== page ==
Another tidbit from Debbie: “I still love that house. I just came across one at an estate sale. Because it was in 1/4″ scale, I thought it was my kit, but it wasn’t until I got it home that I realized the owner had started building a 1/4″ version from the instructions of the 1″ house. It was almost identical to the one I did.”

The Seaside Villa

The dollhouse I’m working on is not a Visalian, but a Seaside Villa produced by Rocky Mountain Woodcrafts. I don’t know what year this became available but presumably it was sometime after the Visalian was discontinued in the mid-1980s. Norm’s Dollhouse, the Colorado store responsible for the Rocky Mountain Woodcrafts line, closed in 2017, and as of this year the Seaside Villa is no longer in production.

Though the houses have the same basic footprint, the Seaside Villa has a taller tower roof, gable windows, no peaked roof over the upper porch, and no bay windows.


1:12 scale Seaside Villa finished by Judy Lewin

My half scale version has a shorter tower roof (more like the Visalian’s) and full-sized windows in the gables and tower. According to David Nielsen of Rocky Mountain Woodcrafts, the 1:12 Seaside Villa was a big seller but only a handful were made in half scale.

If anyone reading this has a Visalian or Seaside Villa, I’d love to see pictures! Please leave a comment below or contact me by email. You can follow my progress on my half scale Seaside Villa here.

12 Comments

  1. I really enjoyed reading the history of this dollhouse. It is such a shame that the original burned.

    Emily – how does the size of the Seaside Villa compare to Greenleaf’s Fairfield?

    • The layout is similar but the Seaside is a bigger house. I’ll take a picture of them side by side when I have a chance. (Fairfield’s in the house, Seaside’s in the garage, and it’s raining right now…)

    • Sorry these pics aren’t the best, my workshop’s getting renovated right now so the dollhouses are all over the house! But here it is next to the Fairfield and the Victorianna, it’s taller than both of them. (The Fairfield is slightly taller in this picture, but that’s including the base which adds a few inches to the height.) The Seaside Villa has 5″ ceilings and the Fairfield (and Victorianna) have closer to 4.75″ on the first floor and 4″ on the second floor.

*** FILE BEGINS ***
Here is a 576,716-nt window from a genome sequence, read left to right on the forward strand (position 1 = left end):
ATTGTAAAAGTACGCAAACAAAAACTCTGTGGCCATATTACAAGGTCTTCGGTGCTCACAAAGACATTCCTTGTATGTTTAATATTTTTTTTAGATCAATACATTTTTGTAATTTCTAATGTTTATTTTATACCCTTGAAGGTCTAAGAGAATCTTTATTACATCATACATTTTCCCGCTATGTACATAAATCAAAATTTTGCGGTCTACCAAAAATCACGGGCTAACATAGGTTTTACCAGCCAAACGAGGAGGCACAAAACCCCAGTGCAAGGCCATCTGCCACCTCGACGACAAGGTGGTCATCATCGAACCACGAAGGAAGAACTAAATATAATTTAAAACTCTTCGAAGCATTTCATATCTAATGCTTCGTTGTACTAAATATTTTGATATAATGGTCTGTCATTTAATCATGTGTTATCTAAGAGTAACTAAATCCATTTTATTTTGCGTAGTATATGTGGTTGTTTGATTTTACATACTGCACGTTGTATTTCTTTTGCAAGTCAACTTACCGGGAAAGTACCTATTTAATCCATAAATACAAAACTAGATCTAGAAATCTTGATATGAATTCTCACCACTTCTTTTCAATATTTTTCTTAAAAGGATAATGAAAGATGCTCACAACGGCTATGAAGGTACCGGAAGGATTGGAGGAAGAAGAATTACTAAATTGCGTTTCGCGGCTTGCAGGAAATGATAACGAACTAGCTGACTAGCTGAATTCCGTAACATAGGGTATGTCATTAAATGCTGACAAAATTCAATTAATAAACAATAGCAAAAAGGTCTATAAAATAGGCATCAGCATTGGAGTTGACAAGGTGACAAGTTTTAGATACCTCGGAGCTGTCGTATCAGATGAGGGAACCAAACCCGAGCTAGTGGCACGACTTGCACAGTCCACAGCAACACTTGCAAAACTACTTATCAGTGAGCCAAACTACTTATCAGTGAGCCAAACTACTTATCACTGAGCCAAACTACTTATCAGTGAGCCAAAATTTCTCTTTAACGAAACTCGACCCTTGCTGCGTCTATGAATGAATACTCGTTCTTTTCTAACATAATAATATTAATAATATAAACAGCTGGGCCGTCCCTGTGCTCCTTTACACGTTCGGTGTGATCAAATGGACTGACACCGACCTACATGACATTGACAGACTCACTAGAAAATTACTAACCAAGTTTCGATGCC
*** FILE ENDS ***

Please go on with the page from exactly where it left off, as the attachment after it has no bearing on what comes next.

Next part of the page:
• They look so nice together. The size difference isn’t as much as I thought it would be. I really thought the Seaside would look huge, but it looks in scale with the others. Nice collection, Emily – thanks for taking the pictures.

  2. I love this house as well. I am so happy to see a color picture of the original. I can’t wait to see what you do with the Seaside villa.

  3. I clearly remember having seen the photo of the Visalian on the cover of the Miniature Gazette, from back in the day, but never equated yours with it. How marvellous that it is based upon a real home and that you were contacted by Judy Lewin who was able to fill you in on its history! The world which we inhabit, is small in more ways than one! :D

  4. This is such an informative post. I have the 1:12 Visalian dollhouse.
    I am doing something a little different with mine however as I am turning it into a partial tree house.
    Now that I have seen photographs of the actual original home, I want to add the back part of the house with all the porches as well.
    Great post!

    • I’d love to see pics of your Visalian! Do you have any posted online?

      Oh never mind, I found them on your blog. What you’re doing is so interesting! I’ll take some time to read through the posts.

  5. Thanks for the bit of history on the house! I have been reading your blog on the updates on the bash and am loving it. I was glad I had the Miniature Gazette you needed for the picture of the Visalian.

  6. The history of the Visilain is so interesting and adds value and interest to your own house. With your talent, knowledge, and imagination, you will build an amazing house.